I have done my research on DDS/DXT compression, and the information is kind of "everywhere." It is rather difficult to even find good, organized, sensible information on color depth. However, it is apparent that DXT5 changes the image to... RGB565?

Alright, so I am restricted to 16 bit color and RGB565. Makes sense. I also read that converting it yourself, choosing the colors in the image, can stop or even entirely prevent loss of detail.

Nvidia's Photoshop plugin seems to degrade the quality to something much worse than other programs are capable of when converting an image to RGB565.

In particular, I use an absolutely wonderful tool which allows me to choose the colors. I altered my image to actually only include 128 colors. This is less than the 256 allowed by RGB565.

However, Nvidia's Photoshop plugin seems to ignore those colors, and chooses its own- as if I never changed the image in the first place. It's identical to what it was if I convert it to DDS from 24 bit Truecolor.

Why is Nvidia's tool not keeping my color table? Why is it still lossy, and significantly worse at Nvidia's 256 colors, when my 128 color version is so superior and loses no quality or detail?

Currently, I am using "COLOR QUANTIZER", which is the best tool I have found to lower the number of colors without losing image quality.

I might be a little confused, as apparently TexturePacker's RGBA5555 is 20 bit and unsupported in a lot of frameworks, which confused me thinking RGB565 and RGBA5555 were both 16 bit. (Dur! The non-existence of RGBA5555 in google threw me off bigtime.) However, I assume I could easily achieve RGBA4444 (16 bit with alpha) because my colors can degrade in COLOR QUANTIZER to 128 colors, and RGBA4444 supports 256 colors. When I use TEXTUREPACKER or other programs, it is worse quality than in COLOR QUANTIZER. This program is simply superior in my experience, and I have been obsessive with all tools available to find the best one.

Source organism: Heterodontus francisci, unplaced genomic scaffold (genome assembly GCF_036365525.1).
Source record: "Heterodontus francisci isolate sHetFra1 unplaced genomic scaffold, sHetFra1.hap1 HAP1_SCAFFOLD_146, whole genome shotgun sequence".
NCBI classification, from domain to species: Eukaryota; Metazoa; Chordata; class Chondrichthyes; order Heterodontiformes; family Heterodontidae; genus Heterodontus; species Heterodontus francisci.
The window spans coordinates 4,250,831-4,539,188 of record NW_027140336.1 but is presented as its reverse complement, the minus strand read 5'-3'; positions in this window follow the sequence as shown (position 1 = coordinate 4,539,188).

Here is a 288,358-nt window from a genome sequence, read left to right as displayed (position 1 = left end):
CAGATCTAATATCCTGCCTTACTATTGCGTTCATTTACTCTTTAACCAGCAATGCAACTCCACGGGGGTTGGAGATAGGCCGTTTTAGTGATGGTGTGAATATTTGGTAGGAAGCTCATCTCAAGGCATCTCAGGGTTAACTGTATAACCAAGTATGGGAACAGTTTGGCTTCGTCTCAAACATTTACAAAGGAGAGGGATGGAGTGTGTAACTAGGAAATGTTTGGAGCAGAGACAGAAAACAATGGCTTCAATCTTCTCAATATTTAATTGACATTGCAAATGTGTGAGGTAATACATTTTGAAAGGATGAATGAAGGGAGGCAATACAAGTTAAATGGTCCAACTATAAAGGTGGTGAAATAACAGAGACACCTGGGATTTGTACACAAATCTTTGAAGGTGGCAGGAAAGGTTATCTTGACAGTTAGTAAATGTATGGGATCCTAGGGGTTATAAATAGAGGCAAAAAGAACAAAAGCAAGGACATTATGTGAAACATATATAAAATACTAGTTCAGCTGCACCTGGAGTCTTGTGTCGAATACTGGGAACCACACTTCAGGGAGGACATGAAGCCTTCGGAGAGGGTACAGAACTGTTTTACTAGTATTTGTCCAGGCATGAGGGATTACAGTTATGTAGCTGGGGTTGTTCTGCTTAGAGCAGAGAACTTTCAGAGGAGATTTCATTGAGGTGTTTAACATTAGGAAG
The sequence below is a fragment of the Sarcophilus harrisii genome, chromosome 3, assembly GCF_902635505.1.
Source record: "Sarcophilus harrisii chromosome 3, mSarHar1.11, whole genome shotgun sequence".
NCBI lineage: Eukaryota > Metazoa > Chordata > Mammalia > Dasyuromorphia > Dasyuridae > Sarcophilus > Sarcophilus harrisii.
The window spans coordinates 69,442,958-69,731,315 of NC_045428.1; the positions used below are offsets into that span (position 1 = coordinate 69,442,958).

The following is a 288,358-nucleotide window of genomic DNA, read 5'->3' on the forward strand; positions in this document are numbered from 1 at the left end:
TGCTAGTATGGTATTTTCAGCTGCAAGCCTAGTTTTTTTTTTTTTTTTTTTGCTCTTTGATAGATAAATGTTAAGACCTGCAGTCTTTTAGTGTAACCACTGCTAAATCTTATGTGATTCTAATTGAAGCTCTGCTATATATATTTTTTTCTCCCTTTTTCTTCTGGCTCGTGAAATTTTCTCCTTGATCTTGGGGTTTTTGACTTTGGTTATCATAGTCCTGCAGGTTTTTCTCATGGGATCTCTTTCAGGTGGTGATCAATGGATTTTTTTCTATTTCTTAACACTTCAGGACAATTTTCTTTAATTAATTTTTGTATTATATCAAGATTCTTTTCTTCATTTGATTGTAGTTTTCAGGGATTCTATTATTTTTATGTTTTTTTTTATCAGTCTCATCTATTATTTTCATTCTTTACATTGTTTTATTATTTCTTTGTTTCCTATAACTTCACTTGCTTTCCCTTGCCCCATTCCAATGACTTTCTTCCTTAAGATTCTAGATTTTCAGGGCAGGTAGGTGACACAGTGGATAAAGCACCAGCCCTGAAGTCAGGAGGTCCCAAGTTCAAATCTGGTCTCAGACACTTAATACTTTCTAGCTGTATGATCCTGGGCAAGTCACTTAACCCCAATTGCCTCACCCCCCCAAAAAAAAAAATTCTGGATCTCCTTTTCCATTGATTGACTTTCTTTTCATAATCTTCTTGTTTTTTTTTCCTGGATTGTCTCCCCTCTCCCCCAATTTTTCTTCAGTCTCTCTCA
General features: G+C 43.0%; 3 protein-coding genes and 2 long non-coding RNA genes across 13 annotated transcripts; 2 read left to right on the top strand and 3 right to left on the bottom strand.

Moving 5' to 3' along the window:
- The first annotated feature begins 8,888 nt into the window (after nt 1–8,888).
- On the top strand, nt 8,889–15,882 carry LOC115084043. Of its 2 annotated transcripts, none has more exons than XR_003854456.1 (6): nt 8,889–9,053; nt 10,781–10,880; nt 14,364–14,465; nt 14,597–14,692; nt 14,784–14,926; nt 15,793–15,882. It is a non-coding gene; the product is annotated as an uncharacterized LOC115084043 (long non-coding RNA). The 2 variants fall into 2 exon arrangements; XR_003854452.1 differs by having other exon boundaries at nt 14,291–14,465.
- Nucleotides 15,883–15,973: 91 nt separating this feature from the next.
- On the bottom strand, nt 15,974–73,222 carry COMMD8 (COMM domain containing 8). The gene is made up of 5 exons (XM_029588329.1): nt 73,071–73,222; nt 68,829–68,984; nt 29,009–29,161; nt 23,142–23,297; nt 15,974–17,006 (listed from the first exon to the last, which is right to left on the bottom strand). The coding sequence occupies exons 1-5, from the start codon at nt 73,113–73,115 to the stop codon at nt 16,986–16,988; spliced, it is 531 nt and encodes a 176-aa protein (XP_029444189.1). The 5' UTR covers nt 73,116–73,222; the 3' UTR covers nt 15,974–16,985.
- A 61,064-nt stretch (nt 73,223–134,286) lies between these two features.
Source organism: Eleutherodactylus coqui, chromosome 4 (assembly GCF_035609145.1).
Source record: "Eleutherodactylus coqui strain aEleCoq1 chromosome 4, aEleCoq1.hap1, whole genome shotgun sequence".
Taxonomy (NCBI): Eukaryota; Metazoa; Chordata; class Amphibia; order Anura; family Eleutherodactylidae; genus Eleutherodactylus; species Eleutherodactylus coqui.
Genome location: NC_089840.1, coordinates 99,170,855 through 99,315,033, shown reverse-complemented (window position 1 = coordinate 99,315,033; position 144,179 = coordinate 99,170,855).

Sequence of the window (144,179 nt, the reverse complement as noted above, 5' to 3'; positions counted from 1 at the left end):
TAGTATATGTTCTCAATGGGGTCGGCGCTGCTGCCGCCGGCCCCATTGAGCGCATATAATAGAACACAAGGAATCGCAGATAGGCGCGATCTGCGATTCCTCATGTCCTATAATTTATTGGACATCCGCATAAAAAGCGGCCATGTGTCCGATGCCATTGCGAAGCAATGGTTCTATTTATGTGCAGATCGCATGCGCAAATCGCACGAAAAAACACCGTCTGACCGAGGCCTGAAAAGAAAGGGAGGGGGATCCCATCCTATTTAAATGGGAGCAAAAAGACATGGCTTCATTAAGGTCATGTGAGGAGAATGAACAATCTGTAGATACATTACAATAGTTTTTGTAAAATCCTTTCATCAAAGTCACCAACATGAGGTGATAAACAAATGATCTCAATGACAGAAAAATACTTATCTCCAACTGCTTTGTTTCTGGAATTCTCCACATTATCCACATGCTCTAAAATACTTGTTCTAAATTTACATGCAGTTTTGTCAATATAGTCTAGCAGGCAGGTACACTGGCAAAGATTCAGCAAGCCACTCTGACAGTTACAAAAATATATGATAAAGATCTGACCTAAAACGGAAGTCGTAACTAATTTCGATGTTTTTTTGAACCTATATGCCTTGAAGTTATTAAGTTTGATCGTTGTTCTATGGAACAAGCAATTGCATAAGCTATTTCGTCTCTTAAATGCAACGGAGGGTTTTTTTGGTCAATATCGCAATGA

My images: PNG with pre-multiplied alpha. Can degrade to 128 colors, in COLOR QUANTIZER, before losing any quality. Alpha is a very big requirement, so RGB565 and DXT1 are out of the question. These are small sprites, which are smaller than 100x200.

My Goal: Low memory consumption and compression. Obviously, the best way to handle this would be DDS/DXT5 so I can keep the textures compressed in memory. Although I could handle RGBA4444, it is only a 2:1 compression, while DXT5 is 4:1. I would much prefer to use the DDS format.

  • \$\begingroup\$ I have now read that DX10 supports BC5, which is even better for normal maps. I am not opposed to switching to DirectX10 instead of OpenGL, if it means higher quality images and better compression. \$\endgroup\$
    – Carter81
    Sep 15 '13 at 14:27
  • \$\begingroup\$ Have you considered using multitexturing, keeping your color and alpha channels in separately compressed textures, with this method you could theoretically pack a normal map into the other 2 channels of the "alpha" texture and use DXT for both, or just use a smaller image format with only one channel for alpha \$\endgroup\$
    – MickLH
    Sep 15 '13 at 15:30
  • \$\begingroup\$ How would I go about that? I have never heard of this technique before. \$\endgroup\$
    – Carter81
    Sep 15 '13 at 15:51
  • 1
    \$\begingroup\$ RGB565 is not 256 colors. it's 2^(5+6+5) = 2^16 colors (256 is just 2^8) \$\endgroup\$ Jan 13 '16 at 12:54